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I was reading Bruce Schneier's book Applied Cryptography, and he makes a comment about Digital Signatures, that they can be used as a building block for more advanced protocols.

What are examples of things that use digital signatures as a building block?

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  • $\begingroup$ Payment, voting and authentication $\endgroup$ – eckes Mar 29 '17 at 21:27
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What are examples of things that use digital signatures as a building block?

Let's attempt at an authentication protocol based on digital signatures, similar to what ssh must do (in part, ssh also does other things like ensuring confidentiality of communications):

  • A generates a public key and a private key, publishes the public part.
  • B associates A's public key to an entry in a list of authorized users on server C.

Now how can A access C while guaranteeing the exclusion of unauthorized users?

First try:

  • A signs a message that says "I am A", and sends to C.
  • C checks if the message is of the form "I am X", where X is an authorized user, and if it is validly signed by the public key associated with that user. If both of these things are true, access is granted.

Oops, this doesn't work! If an eavesdropper gets a copy of the signed "I am A" message (and it's signature), then the eavesdropper can replay it even though they are not A and they do not have the private key that would allow them to sign a different message.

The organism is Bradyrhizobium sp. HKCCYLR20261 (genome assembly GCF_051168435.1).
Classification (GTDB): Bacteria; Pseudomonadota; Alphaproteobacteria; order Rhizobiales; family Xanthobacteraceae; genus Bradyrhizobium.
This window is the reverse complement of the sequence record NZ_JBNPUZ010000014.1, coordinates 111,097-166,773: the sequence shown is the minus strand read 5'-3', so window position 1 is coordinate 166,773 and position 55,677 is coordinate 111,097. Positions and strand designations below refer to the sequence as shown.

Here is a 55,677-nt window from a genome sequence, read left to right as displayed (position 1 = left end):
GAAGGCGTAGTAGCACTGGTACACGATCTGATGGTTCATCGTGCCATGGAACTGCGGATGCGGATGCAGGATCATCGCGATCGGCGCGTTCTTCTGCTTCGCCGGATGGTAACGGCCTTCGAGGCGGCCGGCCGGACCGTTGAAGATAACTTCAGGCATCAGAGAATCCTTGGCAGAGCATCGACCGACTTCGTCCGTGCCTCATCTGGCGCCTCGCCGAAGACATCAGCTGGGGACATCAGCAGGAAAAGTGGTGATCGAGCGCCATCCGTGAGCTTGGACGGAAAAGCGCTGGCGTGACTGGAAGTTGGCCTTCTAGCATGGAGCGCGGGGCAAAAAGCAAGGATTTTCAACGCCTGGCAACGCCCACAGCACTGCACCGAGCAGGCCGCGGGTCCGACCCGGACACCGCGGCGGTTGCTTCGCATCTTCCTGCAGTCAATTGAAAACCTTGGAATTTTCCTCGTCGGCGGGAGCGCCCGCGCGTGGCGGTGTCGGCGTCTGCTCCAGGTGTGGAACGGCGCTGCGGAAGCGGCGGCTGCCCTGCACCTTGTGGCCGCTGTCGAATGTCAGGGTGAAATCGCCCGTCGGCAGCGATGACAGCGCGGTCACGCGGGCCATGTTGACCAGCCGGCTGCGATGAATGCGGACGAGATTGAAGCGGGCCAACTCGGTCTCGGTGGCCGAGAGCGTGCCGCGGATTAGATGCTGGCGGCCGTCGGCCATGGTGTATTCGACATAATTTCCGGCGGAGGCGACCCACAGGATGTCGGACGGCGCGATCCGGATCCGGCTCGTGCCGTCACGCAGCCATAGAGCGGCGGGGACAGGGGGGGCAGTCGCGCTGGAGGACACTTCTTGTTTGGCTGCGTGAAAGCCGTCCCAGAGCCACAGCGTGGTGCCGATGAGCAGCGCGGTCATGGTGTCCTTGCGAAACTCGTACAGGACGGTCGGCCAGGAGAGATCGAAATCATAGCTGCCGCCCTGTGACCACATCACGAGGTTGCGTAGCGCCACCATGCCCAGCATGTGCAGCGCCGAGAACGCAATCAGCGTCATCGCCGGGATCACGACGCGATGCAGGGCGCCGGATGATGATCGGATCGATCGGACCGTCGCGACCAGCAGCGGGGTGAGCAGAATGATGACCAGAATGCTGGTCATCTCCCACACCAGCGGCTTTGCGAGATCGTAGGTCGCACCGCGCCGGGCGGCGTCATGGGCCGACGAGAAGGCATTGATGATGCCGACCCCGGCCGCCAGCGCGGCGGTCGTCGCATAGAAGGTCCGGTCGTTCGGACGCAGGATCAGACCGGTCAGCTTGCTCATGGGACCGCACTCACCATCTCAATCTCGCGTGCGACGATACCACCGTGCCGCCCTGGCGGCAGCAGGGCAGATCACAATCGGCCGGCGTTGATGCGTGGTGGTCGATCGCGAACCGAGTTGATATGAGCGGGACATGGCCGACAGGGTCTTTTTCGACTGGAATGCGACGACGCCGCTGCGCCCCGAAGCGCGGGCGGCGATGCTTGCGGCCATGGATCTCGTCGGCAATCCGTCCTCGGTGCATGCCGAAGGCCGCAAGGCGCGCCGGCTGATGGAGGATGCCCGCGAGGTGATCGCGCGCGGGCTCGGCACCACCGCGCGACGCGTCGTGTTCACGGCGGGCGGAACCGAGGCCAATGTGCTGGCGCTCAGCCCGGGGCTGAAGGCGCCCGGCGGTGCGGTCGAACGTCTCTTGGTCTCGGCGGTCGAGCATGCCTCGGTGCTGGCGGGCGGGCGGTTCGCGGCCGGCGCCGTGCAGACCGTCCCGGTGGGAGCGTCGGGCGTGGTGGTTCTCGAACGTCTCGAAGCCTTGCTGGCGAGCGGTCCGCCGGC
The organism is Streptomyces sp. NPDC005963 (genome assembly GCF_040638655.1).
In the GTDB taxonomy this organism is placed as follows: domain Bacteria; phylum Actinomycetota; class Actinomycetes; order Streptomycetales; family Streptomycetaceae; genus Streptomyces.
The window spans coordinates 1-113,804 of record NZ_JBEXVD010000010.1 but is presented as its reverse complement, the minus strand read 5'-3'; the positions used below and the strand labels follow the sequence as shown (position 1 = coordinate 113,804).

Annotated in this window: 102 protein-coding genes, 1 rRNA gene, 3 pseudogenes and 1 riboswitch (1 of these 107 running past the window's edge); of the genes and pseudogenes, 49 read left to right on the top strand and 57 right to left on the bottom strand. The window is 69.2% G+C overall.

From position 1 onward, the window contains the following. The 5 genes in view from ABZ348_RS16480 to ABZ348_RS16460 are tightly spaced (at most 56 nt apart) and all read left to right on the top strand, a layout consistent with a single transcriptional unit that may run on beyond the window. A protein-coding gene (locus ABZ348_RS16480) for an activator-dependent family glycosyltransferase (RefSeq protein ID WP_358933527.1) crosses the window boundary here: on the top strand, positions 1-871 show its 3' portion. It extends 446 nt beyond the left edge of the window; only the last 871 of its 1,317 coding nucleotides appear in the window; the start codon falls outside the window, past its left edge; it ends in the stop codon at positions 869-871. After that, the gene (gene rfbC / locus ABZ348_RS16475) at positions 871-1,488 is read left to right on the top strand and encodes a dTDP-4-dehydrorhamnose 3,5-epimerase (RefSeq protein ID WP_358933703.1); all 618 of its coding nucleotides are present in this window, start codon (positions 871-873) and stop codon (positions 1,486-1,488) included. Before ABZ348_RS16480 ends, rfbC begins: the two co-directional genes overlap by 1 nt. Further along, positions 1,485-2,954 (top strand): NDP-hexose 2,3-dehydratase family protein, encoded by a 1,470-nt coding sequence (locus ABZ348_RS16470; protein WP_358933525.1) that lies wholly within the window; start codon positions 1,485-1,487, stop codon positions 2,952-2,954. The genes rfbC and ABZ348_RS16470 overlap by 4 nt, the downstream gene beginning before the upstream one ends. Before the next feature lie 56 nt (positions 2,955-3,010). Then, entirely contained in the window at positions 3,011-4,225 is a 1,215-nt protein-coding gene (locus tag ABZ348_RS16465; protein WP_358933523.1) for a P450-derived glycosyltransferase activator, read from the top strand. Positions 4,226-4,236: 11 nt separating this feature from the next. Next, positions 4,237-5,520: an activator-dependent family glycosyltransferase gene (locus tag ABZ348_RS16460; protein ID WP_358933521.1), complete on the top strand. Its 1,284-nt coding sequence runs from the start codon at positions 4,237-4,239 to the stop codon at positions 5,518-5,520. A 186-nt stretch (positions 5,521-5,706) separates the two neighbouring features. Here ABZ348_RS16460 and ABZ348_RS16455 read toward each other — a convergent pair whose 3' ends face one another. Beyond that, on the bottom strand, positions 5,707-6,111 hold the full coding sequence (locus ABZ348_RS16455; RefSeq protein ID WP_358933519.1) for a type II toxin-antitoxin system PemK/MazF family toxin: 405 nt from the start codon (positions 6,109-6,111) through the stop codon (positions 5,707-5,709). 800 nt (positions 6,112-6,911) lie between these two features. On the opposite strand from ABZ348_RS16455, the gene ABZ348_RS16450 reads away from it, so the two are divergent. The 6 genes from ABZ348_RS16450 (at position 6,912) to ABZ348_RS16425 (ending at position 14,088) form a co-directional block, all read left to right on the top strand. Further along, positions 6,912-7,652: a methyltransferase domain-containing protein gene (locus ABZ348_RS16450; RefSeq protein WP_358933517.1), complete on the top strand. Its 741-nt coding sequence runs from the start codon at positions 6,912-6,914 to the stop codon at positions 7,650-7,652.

Second try:

  • C generates a random number R, and sends it to A.
  • A signs a messages that says "I am A, and the random number was R".
  • C checks the signature validity, and if the message repeated the chosen R for the same authorized user, access is granted.

Now an eavesdropper cannot passively capture traffic and replay it later to get access; attacks must take place in real time. Some improvement has been made! This scheme still has a lot of flaws though - it's not secure against active attacks. Moreover, an active attacker can try to connect to a different server that A is authorized on, and substitute the R value when A tries to connect to C, thus getting back a signed message that allows the attacker to connect to a potentially higher-sensitivity server. Double oops!

So hopefully you can see that digital signatures by themselves do not completely solve any real-world problem, but protocols that solve real-world problems can be built on top of digital signatures and other primitives.

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Key distribution protocols, PKIs, document authentication, general authentication and/or identification protocols, times tamping protocols...

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